Wheaton College Norton, Massachusetts

Coloring outside the lines

Michele L’Heureux ’88, Gallery Director, Art and Art HistoryA studio art major at Wheaton, Michele L’Heureux ’88 has taken a very creative route to a full-time career in art.

She has worked as a carpenter, environmental educator, grant writer, recruiter, marketing manager, copywriter, alumnae/i relations associate and graphic designer. Coming full circle back to Wheaton, she now is the new director of the Beard and Weil Galleries.

She is responsible for planning and executing four to eight exhibitions each academic year. This includes generating ideas and themes for exhibitions, researching artists, conducting studio visits, selecting artists and works for exhibition, collaborating with faculty and students, and handling all the logistics related to installing an exhibition.

“I love working on a liberal arts college campus, where art takes on new meanings through the eyes and minds of students, who have fresh perspectives and diverse life experiences that they bring to bear,” she says. “In taking this job, I was attracted to the challenge of curating in a new space with new colleagues at a place that I adore.”

For the past two years, L’Heureux has worked as the curator and director of the arts at Brandeis University’s Women’s Studies Research Center, where she still oversees a small gallery dedicated to feminist art exhibitions and programming. In addition, she has guest curated a number of exhibitions at regional venues.

“These experiences have really solidified my interest in curating and have sparked for me a passion for making connections between art and things going on in the community or in the world at large,” she says.

Art was always her first love, but after graduating from Wheaton she went to graduate school to study philosophy—her Wheaton minor.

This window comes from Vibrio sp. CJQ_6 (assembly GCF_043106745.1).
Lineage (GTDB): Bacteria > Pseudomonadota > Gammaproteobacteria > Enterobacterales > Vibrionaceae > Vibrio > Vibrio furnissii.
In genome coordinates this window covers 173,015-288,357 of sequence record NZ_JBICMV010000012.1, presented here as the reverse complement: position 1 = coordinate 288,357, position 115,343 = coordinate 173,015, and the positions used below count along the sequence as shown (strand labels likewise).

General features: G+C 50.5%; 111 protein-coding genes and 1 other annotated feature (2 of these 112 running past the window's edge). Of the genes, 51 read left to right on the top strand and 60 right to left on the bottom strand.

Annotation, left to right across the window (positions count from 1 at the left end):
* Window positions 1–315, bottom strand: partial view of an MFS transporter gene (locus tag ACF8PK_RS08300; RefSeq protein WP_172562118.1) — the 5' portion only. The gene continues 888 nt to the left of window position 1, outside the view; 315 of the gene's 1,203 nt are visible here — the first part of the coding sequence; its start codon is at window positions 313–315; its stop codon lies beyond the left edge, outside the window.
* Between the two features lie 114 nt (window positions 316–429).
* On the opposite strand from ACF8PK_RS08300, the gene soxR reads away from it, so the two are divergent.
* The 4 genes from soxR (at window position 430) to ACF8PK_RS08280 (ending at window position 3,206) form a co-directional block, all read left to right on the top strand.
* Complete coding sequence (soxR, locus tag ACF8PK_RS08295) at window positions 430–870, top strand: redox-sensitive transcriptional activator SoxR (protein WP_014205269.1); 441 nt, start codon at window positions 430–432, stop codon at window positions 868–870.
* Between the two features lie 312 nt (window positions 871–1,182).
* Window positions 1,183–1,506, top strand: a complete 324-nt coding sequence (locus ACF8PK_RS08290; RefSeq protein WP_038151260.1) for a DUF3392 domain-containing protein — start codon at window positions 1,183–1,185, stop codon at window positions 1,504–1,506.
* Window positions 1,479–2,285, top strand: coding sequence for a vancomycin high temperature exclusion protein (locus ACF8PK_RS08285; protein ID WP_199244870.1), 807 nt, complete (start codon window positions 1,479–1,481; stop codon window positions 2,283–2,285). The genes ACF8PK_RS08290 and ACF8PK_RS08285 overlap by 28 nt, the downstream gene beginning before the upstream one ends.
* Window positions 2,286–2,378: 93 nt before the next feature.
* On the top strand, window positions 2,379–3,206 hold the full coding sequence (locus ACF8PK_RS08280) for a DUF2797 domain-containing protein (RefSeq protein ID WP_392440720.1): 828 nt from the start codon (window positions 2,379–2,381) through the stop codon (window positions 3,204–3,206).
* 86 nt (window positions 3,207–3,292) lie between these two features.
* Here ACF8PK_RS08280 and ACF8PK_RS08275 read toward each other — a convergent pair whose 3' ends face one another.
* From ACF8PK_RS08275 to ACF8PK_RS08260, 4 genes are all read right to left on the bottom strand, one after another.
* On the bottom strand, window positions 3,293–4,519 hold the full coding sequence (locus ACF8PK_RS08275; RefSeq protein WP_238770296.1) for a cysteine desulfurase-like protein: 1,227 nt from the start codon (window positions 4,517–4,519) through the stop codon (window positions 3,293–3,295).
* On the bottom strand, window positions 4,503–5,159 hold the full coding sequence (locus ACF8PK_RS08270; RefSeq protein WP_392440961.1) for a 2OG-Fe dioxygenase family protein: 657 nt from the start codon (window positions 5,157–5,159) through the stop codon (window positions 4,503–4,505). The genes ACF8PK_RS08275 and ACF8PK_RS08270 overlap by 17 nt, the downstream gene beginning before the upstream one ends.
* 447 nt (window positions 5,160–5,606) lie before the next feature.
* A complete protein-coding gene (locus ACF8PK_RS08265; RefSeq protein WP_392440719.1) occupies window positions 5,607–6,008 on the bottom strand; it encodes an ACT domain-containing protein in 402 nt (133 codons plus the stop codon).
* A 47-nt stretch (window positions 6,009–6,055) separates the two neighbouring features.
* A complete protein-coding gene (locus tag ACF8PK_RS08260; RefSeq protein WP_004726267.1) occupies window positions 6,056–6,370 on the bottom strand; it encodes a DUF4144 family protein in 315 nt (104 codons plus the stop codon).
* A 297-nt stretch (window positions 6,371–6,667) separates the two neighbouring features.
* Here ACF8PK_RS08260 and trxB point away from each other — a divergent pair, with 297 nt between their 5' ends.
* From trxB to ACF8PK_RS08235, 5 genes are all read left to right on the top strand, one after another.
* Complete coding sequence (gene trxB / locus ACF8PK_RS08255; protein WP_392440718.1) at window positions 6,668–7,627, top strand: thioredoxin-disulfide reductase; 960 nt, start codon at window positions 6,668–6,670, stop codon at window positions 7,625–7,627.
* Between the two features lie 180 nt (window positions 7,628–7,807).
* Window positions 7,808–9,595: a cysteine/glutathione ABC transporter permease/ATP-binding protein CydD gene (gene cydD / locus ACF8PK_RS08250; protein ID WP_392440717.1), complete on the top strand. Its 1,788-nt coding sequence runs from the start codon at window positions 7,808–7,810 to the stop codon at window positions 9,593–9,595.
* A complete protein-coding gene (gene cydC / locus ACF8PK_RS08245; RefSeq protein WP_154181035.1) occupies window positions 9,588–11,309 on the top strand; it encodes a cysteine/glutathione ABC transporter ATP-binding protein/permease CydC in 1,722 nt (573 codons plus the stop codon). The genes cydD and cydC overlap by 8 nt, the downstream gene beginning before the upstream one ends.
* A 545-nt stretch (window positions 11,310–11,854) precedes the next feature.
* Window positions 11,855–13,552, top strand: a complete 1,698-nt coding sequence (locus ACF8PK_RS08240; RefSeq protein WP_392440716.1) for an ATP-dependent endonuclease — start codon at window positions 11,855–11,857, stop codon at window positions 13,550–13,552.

Before completing her master’s, she went on a journey, driving her pickup truck from Boston to Alaska and back. The two-month odyssey gave her time to reflect on how best to use her creative talents. It also stimulated her interest in the natural environment. She took a job at a Connecticut park and nature center, where she taught environmental education classes, designed exhibits and curriculum, and cared for the park’s farm animals, reptiles and amphibians.

Meanwhile, she continued to work at her art, creating small paintings and drawings that were often inspired by her work at the nature center. Many years later she also earned a diploma in carpentry, and she ran her own remodeling business for a bit.

Her Wheaton education stayed with her.

“What Wheaton cultivated in me was the confidence and creativity to parlay my various skills into something that I wouldn’t necessarily have set out to do but that piqued my interest during a unique life experience,” she says. “That has been the theme for me ever since: Rather than pursue one linear career path, I have pursued various jobs that tap into different parts of me at different times.”

Through all of the “careers,” she made art sporadically, mostly to give away to family and friends. But when she turned 40, she decided it was time “to stop complaining about not having the time or energy to be an artist and do something about it.”

She earned an M.F.A. in painting from the University of Massachusetts–Dartmouth in 2009, and has since exhibited her work in several venues.

Now, she has big plans for the Wheaton galleries, including an exhibition that explores the intersections of science and art, in honor of the new science center. “I’m interested in finding ways to incorporate exhibitions into the curriculum more, to generate exhibitions that showcase both exceptional artistic talent and innovative ideas, and to use the space in more dynamic ways to engage viewers.”